Sample of Keyframe Animations in ios

CALayer *layer = [CALayer layer];

[layer setPosition:CGPointMake(100.0, 100.0)];

[layer setBounds:CGRectMake(0.0, 0.0, 50.0, 60.0)];

[layer setBackgroundColor:[[UIColor redColor] CGColor]];

[self.view.layer addSublayer:layer];


CAKeyframeAnimation *anim = [CAKeyframeAnimation animationWithKeyPath:@”position”];


//NSArray *times = [NSArray arrayWithObjects:[NSNumber numberWithFloat:0.0], [NSNumber numberWithFloat:0.33], [NSNumber numberWithFloat:0.5], [NSNumber numberWithFloat:1.0], nil];

//[anim setKeyTimes:times];


NSArray *values = [NSArray arrayWithObjects:[NSValue valueWithCGPoint:CGPointMake(100., 100.)], 

  [NSValue valueWithCGPoint:CGPointMake(100., 200.)],

  [NSValue valueWithCGPoint:CGPointMake(220., 200.)], 

  [NSValue valueWithCGPoint:CGPointMake(220., 100.)], nil];

[anim setValues:values];


[anim setDuration:6.0]; //seconds

[anim setCalculationMode:kCAAnimationCubic];

[layer addAnimation:anim forKey:@”position”];



Difference between Frame and Bounds in iphone programming

The bounds of an UIView is the rectangle, expressed as a location (x,y) and size (width,height) relative to its own coordinate system (0,0).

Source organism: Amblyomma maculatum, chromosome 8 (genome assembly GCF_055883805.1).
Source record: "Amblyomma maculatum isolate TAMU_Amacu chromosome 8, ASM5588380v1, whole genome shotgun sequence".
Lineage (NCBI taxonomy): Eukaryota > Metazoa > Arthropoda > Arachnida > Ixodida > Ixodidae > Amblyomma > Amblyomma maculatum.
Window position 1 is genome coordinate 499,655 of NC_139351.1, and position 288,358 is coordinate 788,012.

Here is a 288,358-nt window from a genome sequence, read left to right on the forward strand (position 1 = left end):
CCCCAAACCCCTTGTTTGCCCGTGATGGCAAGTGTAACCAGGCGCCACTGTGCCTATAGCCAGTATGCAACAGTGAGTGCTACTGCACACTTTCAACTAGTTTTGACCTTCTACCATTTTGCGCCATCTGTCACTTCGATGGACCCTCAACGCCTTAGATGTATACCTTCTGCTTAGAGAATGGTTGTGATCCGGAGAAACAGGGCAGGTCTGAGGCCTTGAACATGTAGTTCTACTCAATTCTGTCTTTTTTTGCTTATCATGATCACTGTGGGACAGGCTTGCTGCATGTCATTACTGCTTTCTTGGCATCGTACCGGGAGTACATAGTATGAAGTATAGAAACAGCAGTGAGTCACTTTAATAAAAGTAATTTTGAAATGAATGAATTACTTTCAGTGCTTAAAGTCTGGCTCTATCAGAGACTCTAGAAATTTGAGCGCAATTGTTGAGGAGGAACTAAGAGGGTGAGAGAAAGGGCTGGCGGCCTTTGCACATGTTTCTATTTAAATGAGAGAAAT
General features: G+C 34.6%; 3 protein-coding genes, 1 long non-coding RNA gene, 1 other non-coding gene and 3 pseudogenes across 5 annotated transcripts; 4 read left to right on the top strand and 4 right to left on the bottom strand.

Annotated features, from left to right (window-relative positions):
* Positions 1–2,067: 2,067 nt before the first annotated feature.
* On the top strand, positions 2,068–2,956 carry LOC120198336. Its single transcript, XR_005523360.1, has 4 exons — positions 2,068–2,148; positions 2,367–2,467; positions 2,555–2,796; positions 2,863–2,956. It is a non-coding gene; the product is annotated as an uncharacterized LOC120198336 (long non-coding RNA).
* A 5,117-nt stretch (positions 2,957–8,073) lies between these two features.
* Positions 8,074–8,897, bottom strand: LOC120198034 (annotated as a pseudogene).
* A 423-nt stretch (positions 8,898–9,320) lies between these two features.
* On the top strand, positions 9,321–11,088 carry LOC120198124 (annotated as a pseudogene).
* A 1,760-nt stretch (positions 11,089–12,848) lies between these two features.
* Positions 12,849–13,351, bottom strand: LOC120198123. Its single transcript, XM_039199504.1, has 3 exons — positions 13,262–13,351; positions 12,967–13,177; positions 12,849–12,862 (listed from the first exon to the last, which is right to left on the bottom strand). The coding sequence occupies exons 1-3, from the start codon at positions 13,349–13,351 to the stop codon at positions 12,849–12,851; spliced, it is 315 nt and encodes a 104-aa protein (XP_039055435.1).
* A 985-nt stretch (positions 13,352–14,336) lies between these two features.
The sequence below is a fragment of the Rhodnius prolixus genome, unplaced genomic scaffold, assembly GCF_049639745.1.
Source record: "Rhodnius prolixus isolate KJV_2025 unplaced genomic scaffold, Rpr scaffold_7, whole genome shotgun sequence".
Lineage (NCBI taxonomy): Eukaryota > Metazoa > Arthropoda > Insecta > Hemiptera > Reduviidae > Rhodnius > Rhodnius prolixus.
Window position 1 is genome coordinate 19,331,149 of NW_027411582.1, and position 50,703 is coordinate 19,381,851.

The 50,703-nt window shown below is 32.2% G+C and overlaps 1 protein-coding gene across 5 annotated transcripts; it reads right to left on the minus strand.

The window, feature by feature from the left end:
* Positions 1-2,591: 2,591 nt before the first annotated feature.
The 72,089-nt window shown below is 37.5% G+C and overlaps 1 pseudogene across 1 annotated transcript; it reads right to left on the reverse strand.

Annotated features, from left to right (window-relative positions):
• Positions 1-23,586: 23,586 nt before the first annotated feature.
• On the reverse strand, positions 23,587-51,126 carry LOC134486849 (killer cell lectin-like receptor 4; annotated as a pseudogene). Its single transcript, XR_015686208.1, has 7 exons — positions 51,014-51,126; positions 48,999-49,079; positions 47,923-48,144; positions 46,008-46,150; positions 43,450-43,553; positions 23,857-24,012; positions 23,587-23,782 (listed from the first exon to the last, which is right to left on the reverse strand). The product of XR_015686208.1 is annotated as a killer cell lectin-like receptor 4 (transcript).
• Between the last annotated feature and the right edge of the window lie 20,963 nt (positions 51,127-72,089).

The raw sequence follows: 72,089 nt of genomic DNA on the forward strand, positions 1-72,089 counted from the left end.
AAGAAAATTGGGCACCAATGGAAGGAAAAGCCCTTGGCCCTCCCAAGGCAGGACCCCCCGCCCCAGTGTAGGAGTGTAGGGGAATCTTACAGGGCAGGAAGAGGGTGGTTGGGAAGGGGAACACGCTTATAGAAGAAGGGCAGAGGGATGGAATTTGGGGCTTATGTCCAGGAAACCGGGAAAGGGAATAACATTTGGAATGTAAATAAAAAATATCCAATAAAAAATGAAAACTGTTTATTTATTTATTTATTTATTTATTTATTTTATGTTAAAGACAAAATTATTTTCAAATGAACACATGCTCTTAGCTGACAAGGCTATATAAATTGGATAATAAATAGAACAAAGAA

The frame of an UIView is the rectangle, expressed as a location (x,y) and size (width,height) relative to the superview it is contained within.

So, imagine a view that has a size of 100×100 (width x height) positioned at 25,25 (x,y) of its superview. The following code prints out this view’s bounds and frame:

// This method is in the view controller of the superview
- (void)viewDidLoad {
    [super viewDidLoad];

    NSLog(@"bounds.origin.x: %f", label.bounds.origin.x);
    NSLog(@"bounds.origin.y: %f", label.bounds.origin.y);
    NSLog(@"bounds.size.width: %f", label.bounds.size.width);
    NSLog(@"bounds.size.height: %f", label.bounds.size.height);

    NSLog(@"frame.origin.x: %f", label.frame.origin.x);
    NSLog(@"frame.origin.y: %f", label.frame.origin.y);
    NSLog(@"frame.size.width: %f", label.frame.size.width);
    NSLog(@"frame.size.height: %f", label.frame.size.height);

And the output of this code is:

bounds.origin.x: 0
bounds.origin.y: 0
bounds.size.width: 100
bounds.size.height: 100

frame.origin.x: 25
frame.origin.y: 25
frame.size.width: 100
frame.size.height: 100

So, we can see that in both cases, the width and the height of the view is the same regardless of whether we are looking at the bounds or frame. What is different is the x,y positioning of the view. In the case of the bounds, the x and y coordinates are at 0,0 as these coordinates are relative to the view itself. However, the frame x and y coordinates are relative to the position of the view within the parent view (which earlier we said was at 25,25).



referred from stackOverflow